How libraries are utilizing text messaging services

For residents all over the United States, the public library is one of the most common places to borrow books, movies and music for free. Although the cost of these services have made it difficult for some communities to remain open, many locations remain fully operational, incorporating 21st century innovations like the internet and text alerts.

The T.B. Scott Free Library in Wisconsin and Missoula Public Library in Montana have adopted SMS capabilities to increase communication with residents. Inquiries range from reserving library books, receiving reminders to return or renew library materials and checking overdue notices, according to the Wausau Daily Herald.

In order to sign up for any of the following text messages, library members have to opt-in for the SMS service on the library's website or in Missoula Public Library's case, users will need their library card and security PIN number, the Missoulian reported.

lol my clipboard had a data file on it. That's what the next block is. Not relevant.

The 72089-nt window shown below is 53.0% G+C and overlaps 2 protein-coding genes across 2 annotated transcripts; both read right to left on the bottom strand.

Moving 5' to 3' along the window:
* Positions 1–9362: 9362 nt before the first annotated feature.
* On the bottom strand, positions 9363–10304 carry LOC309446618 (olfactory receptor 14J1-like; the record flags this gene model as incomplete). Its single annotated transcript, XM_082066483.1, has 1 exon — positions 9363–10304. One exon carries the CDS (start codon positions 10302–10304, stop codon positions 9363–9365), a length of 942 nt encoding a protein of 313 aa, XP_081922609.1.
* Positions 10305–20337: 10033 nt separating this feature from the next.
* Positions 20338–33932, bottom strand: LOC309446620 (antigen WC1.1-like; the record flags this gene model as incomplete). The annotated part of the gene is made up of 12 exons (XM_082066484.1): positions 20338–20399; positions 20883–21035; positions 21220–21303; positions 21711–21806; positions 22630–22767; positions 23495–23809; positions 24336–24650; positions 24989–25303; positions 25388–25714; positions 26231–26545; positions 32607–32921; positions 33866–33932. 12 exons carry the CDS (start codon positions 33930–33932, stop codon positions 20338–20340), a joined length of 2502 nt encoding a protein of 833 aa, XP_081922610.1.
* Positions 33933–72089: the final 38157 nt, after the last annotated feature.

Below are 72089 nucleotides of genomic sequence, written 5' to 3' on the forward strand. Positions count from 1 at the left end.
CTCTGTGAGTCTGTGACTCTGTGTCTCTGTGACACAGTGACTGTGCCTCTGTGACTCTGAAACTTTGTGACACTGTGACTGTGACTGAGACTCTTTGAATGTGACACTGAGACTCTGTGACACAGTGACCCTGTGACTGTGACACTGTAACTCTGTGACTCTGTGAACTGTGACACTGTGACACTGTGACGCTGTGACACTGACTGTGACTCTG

There may be multiple ways to reach a person nowadays, text messages are one of the easiest ways to do so without causing significant interruptions. Visitors can submit requests as soon as they need to, instead of trying to wait in line at the library or rushing to get to the library branch before it is closed for the day. 

Currently, there are more than 120,000 libraries in the U.S., so there is great potential for librarians to increase engagement with the local community through these text alerts. Libraries can utilize text messages to promote volunteer opportunities, announce seasonal hours or offer library member events, 

Swift SMS Gateway has the tools to create an SMS platform that works best for your community's needs, as well as the librarians who would be responsible for managing and sending out such correspondence.